Pitt Meadows Marauders Air Force captain headed to University of Saskatchewan
For many high school basketball players, the last game of their senior year marks the end of their basketball career. To continue on at the college ranks is a rare opportunity, and one Pitt Meadows Marauders Air Force captain Trevor Severinski hopes to make the most of.
On Monday, Severinski signed his letter of intent to play for the University of Saskatchewan Huskies in Saskatoon, extending his hardwood career by as much as five years.
Severinski will receive a full scholarship while playing for the Huskies in Canadian Interuniversity Sports’ Canada West division.
One of the main things that attracted him to the University of Saskatchewan was the school’s agricultural program. When Severinski isn’t shooting hoops, he’s hauling hay, milking cows, and driving the tractor on the dairy farm his family manages in Maple Ridge.
“I’ve lived on a dairy farm my whole life, and I hope to work as a nutritionist for animals, “ he says. “[The University of Saskatchewan] is one of the top basketball programs in the country, and they have one of the best agricultural programs, so it’s the best of both worlds.”
After a season that saw him named to the first all-star team at the provincial finals, Severinski understandably garnered a lot of interest from B.C. schools, two of which – Thompson Rivers University and Trinity Western University – made him offers.
And while the Marauders season didn’t end with a provincial championship, Severinski has a long list of accomplishments to hang his hat on as his high school career comes to an end.
Pitt Meadows won the Fraser Valley Championships, the North Shore Invitational tournament, the WJ Mouat Hawkball tournament, their own Pitt Meadows Air Show, and placed in the top four at the Telus Basketball Classic for the first time ever.
Severinski and the Marauders also helped their head coach, Rich Goulet, reach the 1,000-win milestone with the senior team.
Severinski credits Goulet for holding him accountable and helping him develop strong fundamentals.
“Mr. Goulet really made the magic happen,” he says. “Without him, I wouldn’t be the player I am.”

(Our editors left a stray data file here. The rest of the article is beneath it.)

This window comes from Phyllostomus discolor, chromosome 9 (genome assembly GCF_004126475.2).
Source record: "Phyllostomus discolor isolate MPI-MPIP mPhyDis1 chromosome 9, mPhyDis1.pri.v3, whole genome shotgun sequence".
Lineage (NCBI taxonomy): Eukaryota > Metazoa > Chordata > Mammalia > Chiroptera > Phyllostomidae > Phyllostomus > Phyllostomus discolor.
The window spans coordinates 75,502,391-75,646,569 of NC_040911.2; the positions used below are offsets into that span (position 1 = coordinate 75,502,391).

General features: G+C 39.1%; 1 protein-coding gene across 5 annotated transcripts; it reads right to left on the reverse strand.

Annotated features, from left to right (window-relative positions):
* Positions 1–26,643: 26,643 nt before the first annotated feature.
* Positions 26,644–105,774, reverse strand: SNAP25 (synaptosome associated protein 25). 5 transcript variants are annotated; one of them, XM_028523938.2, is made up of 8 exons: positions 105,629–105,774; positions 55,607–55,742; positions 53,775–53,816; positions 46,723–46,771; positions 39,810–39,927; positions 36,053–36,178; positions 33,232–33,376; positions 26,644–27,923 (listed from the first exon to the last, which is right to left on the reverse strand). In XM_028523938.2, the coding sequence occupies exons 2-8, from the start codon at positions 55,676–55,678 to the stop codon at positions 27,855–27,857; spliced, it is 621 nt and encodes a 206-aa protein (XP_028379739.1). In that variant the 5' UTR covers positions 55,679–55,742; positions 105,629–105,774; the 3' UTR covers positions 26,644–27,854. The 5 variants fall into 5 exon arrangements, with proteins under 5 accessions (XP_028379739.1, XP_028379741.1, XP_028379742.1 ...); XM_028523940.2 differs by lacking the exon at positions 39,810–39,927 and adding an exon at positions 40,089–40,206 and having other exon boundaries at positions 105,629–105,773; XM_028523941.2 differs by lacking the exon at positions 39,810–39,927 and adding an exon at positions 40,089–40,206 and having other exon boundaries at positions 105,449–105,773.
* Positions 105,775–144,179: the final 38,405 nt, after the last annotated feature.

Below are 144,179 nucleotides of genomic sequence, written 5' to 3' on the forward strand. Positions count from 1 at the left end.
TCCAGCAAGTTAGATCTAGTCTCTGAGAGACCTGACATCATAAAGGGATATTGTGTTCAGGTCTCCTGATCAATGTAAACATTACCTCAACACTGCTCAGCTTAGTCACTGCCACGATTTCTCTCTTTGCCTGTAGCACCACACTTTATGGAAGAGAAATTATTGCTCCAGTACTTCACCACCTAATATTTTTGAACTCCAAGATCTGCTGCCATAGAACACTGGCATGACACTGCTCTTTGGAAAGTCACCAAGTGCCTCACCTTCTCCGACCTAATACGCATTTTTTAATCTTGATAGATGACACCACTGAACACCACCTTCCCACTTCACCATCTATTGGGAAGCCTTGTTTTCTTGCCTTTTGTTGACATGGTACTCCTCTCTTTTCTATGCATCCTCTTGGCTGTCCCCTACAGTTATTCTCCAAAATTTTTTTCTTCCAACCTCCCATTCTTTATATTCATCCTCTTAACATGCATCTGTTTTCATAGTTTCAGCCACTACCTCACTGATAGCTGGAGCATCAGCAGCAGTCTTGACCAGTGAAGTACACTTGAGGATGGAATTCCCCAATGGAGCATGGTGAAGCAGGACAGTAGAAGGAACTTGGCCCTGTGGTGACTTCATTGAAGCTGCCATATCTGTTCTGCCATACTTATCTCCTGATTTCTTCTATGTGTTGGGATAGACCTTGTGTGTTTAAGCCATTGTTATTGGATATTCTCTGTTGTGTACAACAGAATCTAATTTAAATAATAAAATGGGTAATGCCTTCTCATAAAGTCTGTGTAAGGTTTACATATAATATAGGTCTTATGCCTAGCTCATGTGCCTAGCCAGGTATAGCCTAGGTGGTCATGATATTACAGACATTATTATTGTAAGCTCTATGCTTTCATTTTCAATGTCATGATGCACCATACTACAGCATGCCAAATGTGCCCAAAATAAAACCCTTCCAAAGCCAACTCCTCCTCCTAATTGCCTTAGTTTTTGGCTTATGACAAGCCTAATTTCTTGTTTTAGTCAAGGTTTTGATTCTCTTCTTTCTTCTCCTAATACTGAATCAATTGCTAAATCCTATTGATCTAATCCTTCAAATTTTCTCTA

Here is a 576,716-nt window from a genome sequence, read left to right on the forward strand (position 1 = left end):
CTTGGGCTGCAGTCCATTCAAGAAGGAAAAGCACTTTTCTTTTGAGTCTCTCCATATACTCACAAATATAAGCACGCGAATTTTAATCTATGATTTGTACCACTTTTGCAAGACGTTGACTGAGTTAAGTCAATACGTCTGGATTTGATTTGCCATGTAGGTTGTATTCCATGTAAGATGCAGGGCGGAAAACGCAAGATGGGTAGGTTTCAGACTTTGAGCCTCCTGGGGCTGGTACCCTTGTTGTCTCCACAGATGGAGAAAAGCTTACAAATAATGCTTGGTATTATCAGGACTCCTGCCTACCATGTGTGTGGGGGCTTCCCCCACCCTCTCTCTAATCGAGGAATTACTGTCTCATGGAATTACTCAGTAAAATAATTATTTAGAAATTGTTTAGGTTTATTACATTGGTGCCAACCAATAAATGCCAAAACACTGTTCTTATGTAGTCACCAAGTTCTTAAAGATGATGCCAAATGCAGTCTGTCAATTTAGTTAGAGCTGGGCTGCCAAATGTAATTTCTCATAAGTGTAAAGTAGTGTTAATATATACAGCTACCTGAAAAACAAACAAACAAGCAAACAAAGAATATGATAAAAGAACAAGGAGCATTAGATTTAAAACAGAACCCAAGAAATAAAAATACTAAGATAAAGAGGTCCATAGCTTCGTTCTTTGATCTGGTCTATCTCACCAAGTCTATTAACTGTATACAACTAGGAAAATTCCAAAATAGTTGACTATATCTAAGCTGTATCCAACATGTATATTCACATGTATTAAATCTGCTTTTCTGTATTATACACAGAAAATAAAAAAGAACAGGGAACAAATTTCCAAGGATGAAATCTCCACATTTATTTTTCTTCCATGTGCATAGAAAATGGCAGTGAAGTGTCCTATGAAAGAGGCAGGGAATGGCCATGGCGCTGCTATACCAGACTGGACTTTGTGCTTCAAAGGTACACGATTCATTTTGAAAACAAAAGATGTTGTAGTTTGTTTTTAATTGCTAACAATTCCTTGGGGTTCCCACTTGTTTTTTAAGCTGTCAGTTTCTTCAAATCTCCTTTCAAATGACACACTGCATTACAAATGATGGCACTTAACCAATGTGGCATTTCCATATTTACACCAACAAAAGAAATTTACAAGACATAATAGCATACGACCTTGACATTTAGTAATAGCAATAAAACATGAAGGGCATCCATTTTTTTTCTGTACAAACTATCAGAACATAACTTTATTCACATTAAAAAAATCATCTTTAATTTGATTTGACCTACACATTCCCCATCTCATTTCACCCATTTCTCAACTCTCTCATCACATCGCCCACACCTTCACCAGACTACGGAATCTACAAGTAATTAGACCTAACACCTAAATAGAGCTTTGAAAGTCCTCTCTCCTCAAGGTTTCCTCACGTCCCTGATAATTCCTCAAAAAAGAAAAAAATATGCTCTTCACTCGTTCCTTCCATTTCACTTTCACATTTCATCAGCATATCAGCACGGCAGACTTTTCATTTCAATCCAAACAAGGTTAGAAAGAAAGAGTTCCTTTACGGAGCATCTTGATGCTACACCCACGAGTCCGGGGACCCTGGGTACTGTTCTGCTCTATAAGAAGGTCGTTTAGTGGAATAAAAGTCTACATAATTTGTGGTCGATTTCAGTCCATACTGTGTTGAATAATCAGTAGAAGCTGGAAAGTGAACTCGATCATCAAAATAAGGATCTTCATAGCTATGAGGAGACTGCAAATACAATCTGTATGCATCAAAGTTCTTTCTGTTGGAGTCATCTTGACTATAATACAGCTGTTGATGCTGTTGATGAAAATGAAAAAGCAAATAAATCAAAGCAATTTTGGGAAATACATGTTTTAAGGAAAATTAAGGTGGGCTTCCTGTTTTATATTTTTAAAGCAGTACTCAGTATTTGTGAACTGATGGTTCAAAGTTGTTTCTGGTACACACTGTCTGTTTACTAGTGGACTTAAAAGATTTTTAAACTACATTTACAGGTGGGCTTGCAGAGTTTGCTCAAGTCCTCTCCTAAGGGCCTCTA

Goulet considers Severinski to be one of the best players he’s ever coached in 40 years.
“He does so many things so well,” he says. At six-foot-six, Severinski has the size of a centre, but was also one of the school’s all-time leaders in three-point shooting.
For Severinski, one of the motivating forces driving him this season was the fact that he was cut from the provincial development team last year. After getting cut, Severinski resolved to prove the selectors wrong, and made a point of showing up any player who was picked ahead of him.
“It was a huge motivator,” he says. “Every time I stepped on the court, and I’d see someone who has [on Team B.C.], I had to show them I was better.”
Despite the fact that they normally don’t recruit B.C. players, University of Saskatchewan head coach Barry Rawlyk says Severinski is a good fit for his program for a number of reasons.
“Pitt Meadows is well known for having a very strong, very disciplined program, with an emphasis on defence,” Rawlyk says. “That’’s where a lot of high school students are behind. [Severinski] has a very good skill set, and is a very well-rounded player, and that will allow him to transition a lot easier.”
However, it is Severinski’s background and character that most impresses Rawlyk.
The Severinski family’s local basketball legacy has been well documented. Both Severinski’s father, Leroy, and mother, Darlene, both played AAA high school basketball, as does his sister Danica, who is a member of the Maple Ridge Ramblers.
“That’s big,” says Rawlyk. “They will support him in all his endeavors, and that support will help him be successful.”
Severinski’s composure on and off the court also impresses Rawlyk.
“He carries himself well and he doesn’t get rattled,” he says. “Beyond the basketball, he has personal intangibles that will help his development and help him succeed.
“He’s a quality kid with all sorts of potential to blossom.”